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Of the Names and Number of the Canonical Books.
Twelve Prophets, the less. And the other Books (as Hierome saith) the Church doth read for example of life, and instruction of manners; but yet doth it not apply them to establish any doctrine; such are these following:
The Third Book of Esdras,
The Story of Susanna,
The Second Book of Maccabees. All the Books of the New Testament, as they are commonly received, we do receive, and account them Canonical.
The First Book of Esdras.—The Second Book of Esdras.]-No books, bearing these titles, are to be found in our present Bibles ; but they are the same with those now severally called Ezra and Nehemiah. By the Vulgate, they are called “The First and Second Books of Nehemiah.'
And the other Books.]--The books contained in the Second list are called Apocryphal ; meaning, doubtful or, unauthenticated, Books.
The Third Book of Esdras.--The Fourth Book of Esdras.]-Those are the First and Second Books of Esdras, as they appear in our present Apocrypha.
VII. Of the Old Testament. THE Old Testament is not contrary to the New: for, both in the Old
who is the only Mediator between God and man, being both God and man. Wherefore, they are not to be heard, which féign that the old Fathers did look only for transitory promises. Although the Law given from God by Moses, as touching ceremonies and rites, do not bind Christian men, nor the civil precepts thereof ought of necessity to be received in any commonwealth ; yet, notwithstanding, no Christian man whatsoever is free from the obedience of the commandments which are called moral.
VIII. Of the Three Creeds. TH THE Three Creeds, Nicene Creed, Athanasius's Creed, and that
which is commonly called the Apostles' Creed, ought thoroughly to be received and believed ; for they may be proved by most certain warrants of holy Scripture.
IX. Of Original, or Birth, sin. RIGINAL Sin standeth not in the following of Adam, (as the
Pelagians do vainly talk ;) but it is the fault and corruption of the nature of every man, that naturally is ingendered of the offspring of Adam; whereby man is very far gone from original righteousness, and is, of his own nature, inclined to evil, so that the flesh lusteth always contrary to the spirit; and, therefore, in every person born into this world, it deserveth God's wrath and damnation. “And this infection of nature doth remain, yea, in them that are regenerated; whereby the lust of the flesh, called in the Greek, phronema sarkos, which some do expound, the wisdom,-some, sensuality,-some, the affection,some, the desire, -of the flesh, is not subject to the law of God. And, although there is no condemnation for them that believe and are baptized, yet the Apostlè doth confess, that concupiscence and lust hath, of itself, the nature of sin,
X. Of Free-Will. THE THE condition of Man after the fall of Adam is such, that he cannot
turn and prepare himself, by his own natural strength and good works, to faith, and calling upon God; wherefore, we have no power to do good works pleasant and acceptable to God, without the grace of God, by Christ, preventing us, that we may have a good will, and working with us when we have that good will.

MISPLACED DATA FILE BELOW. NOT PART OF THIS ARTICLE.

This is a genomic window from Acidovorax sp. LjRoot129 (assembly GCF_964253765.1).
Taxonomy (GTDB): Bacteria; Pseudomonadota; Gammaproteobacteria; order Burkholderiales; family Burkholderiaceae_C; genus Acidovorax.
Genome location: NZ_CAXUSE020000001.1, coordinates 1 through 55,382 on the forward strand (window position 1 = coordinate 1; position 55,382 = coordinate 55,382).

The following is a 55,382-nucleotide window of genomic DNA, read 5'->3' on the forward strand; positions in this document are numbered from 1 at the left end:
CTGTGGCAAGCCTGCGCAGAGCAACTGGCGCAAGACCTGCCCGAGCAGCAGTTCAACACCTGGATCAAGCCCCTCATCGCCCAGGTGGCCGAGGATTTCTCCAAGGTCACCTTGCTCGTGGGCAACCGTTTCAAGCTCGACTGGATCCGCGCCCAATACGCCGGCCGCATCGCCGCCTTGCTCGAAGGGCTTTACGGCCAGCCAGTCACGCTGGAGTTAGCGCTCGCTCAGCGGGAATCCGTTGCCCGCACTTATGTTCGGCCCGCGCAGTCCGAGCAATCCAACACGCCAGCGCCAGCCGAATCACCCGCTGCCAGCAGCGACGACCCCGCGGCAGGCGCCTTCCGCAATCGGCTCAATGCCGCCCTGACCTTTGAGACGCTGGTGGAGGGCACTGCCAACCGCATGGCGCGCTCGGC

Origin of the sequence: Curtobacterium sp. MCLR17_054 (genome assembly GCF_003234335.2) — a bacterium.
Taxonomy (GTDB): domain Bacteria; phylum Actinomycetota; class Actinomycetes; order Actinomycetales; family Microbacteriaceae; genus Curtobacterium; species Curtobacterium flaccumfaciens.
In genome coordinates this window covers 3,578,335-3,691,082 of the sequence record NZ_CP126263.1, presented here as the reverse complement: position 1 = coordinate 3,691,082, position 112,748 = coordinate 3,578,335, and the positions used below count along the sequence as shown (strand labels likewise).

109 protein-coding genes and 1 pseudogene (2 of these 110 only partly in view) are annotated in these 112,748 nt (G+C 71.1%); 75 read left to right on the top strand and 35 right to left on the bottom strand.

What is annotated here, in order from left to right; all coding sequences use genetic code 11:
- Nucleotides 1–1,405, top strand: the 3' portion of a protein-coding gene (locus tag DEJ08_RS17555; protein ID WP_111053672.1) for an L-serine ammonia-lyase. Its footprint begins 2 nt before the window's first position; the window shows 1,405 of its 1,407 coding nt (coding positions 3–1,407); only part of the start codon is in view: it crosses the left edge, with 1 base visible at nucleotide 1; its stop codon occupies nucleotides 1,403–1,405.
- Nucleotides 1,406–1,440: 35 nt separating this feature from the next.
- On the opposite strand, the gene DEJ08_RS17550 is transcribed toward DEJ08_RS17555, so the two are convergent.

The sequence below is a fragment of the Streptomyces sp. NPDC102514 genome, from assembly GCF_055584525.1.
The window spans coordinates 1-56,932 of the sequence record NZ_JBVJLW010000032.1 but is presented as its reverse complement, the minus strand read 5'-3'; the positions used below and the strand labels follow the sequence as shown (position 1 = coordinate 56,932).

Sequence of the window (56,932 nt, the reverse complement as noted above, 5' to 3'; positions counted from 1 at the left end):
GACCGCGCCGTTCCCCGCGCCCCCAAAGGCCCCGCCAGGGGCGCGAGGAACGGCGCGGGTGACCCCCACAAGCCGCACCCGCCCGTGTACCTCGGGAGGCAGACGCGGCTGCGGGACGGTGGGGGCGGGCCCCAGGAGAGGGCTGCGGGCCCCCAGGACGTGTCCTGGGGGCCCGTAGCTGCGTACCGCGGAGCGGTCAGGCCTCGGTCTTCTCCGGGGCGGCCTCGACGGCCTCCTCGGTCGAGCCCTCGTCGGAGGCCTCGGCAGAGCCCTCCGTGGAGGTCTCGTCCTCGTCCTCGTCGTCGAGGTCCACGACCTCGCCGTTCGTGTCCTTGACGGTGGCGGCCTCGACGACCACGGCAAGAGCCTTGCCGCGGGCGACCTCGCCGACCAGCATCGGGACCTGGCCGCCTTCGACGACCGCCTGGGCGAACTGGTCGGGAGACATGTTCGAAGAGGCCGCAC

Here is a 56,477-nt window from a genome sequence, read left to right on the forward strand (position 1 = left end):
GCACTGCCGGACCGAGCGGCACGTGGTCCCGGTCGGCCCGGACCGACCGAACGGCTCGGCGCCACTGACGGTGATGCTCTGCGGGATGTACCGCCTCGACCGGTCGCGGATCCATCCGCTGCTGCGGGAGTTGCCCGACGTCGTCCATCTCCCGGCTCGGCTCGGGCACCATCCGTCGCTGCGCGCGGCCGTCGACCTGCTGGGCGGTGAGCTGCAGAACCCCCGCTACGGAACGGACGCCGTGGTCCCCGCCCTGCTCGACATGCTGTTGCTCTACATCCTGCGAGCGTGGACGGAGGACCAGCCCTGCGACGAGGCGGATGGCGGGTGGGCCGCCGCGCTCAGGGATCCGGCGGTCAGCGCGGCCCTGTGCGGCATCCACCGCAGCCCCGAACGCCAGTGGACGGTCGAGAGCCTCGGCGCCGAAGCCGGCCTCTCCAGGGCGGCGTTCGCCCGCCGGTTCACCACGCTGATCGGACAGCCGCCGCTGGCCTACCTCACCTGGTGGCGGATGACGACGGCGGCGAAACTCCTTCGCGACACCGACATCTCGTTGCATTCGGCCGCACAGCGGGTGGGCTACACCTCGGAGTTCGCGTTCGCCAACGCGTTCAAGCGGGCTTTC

XI. Of the Justification of Man.
Lord and Saviour Jesus Christ, by faith, and not for our own works or deservings; wherefore, that we are justified by Faith only, is a most wholesome doctrine, and very full of comfort, as more largely is expressed in the Homily of Justification.
XII. Of Good Works.
A , ,
Without the grace of God, by Christ, preventing us.]—The two-fold meaning of the word prevent, rendering it liable to misconstruction, we repeat here the substance of a former note ;-that, to prevent not only means to hinder, but also to go before ; and the meaning of the word in this place is, “ without the grace of God, by Christ, going before, or leading us."
severity of God's judgment; yet are they pleasing and acceptable to God in Christ, and do spring out, necessarily, of a true and lively Faith ; insomuch that by them a lively Faith may be as evidently known, as a tree discerned by the fruit.
XIII. Of Works before Justification. VORKS done before the grace of Christ, and the inspiration of his
spirit, are not pleasant to God, forasmuch as they spring not of faith in Jesus Christ, neither do they make men meet to receive grace, or (as the school-authors say) deserve grace of congruity : yea, rather, for that they are not done as God hath willed and commanded them to be done, we doubt not but they have the nature of sin.
XIV. Of Works of Supererogation.
besides, without arrogancy and impiety : for, by them, men do declare, that they do not only render unto God as much as they are bound to do, but that they do more for his sake, than of bounden duty is required : whereas Christ saith plainly, When ye have done all that are commanded to you, say, We are unprofitable servants.
XV. Of Christ alone without Sin. YHRIST in the truth of our nature was made like unto us in all
things, sin only except, from which he was clearly void, both in his flesh, and in his spirit. He came to be the Lamb without spot, who, by sacrifice of himself once made, should take away the sins of the world; and sin, as Saint John saith, was not in him. · But all we the rest, although baptized, and born again in Christ, yet offend in many things; and if we say we have no sin, we deceive ourselves, and the truth is not in us.
XVI. Of Sin after Baptism. OT every deadly sin willingly committed after Baptism is sin
against the Holy Ghost, and unpardonable. Wherefore, the grant of repentance is not to be denied to such as fall into sin after Baptism. After we have received the Holy Ghost, we may depart - from grace given, and fall into sin; and, by the grace of God, we may arise again, and amend our lives. And, therefore, they are to be condemned, which say, they can no more sin as long as they live here, or deny the place of forgiveness to such as truly repent.